Kentucky: Day 4 – A Few Notes
There's a lot information I've written down over the last few days that I haven't been able to fit into the general posts, for which I have about 45 minutes each to write. It's not easy to edit both photos and pump out a stream-of-consciousness article when you're in a hurry, so not everything makes the cut.
One story I thought was very interesting from yesterday's visit was Jim Rutledge's account of an evening in back in 1996 when they forgot to add barley to the mashbill. We always talk about corn and rye, or corn and wheat, when we talk about the contents of Bourbon, but the barley plays a very important role. Corn is a starch that can be converted to sugar, and eventually to alcohol, but the proper enzymes need to be introduced. When we chew on starch our saliva helps us with that process. When you're cooking a mash for fermentation, barley helps to provide those enzymes (so can commercial enzyme powder if you're lazy), so it's absolutely vital to the process. For some reason that night, either by absent-mindedness or a mechanical failure, the barley wasn't dropped into the mash and the cook took place with just the corn and rye.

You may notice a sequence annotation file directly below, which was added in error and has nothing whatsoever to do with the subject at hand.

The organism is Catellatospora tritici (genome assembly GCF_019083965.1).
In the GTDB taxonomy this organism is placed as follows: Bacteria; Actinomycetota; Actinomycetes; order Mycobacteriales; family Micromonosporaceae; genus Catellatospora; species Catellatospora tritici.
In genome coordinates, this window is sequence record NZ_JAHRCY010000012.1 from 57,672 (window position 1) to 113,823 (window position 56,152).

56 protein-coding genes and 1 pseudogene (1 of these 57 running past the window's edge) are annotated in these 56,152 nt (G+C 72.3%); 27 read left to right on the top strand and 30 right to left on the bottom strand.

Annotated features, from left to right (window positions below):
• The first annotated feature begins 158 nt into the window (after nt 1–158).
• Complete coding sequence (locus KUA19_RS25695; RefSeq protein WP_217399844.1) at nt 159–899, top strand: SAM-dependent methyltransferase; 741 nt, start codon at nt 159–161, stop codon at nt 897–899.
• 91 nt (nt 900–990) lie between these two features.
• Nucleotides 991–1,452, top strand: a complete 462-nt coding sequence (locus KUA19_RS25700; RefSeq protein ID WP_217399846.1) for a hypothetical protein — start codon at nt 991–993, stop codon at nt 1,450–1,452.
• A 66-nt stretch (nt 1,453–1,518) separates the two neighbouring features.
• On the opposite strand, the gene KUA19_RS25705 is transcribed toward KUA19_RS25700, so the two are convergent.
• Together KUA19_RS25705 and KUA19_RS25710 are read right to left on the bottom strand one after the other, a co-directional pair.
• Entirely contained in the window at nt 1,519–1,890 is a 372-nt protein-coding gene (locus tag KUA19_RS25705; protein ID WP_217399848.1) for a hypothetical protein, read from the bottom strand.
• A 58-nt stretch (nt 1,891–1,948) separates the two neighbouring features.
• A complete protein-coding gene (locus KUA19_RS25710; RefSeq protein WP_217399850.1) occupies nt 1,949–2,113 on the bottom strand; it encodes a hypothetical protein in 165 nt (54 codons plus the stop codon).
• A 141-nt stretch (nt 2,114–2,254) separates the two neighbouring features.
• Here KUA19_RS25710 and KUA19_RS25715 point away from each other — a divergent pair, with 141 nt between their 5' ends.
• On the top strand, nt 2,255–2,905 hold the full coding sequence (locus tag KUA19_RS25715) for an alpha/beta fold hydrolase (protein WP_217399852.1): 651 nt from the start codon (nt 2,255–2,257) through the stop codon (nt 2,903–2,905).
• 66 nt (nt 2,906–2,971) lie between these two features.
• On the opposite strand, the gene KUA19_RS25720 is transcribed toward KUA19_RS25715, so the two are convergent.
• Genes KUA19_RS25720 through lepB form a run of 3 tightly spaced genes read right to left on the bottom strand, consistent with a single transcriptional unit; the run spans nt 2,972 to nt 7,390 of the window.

By the time Jim's assistant notified him of the problem, the corn and rye mash had been cooking for long enough to turn into a sticky goo – about the consistency of peanut butter, according to Jim. It was a mess. They had to start pumping cold water into the tank as fast as possible so that the goop wouldn't make its way into the pipes and clog up the entire operation. As enzymes break down the sugar they help to maintain the viscosity of the mash. Without that process the whole batch can turn to sludge. The fermentation time at Four Roses is about 80 hours per tank, which seems crazy to me because most distilleries in Scotland are doing it much faster. Oban's ferment time is also 80 hours and they're notorious because of that. It's one of the reasons they claim their whisky is so light and fruity. Jim feels the same way about Four Roses. "If you're looking for just the straight alcohol there are faster ways of doing it," he said. Obviously he's looking for more than that.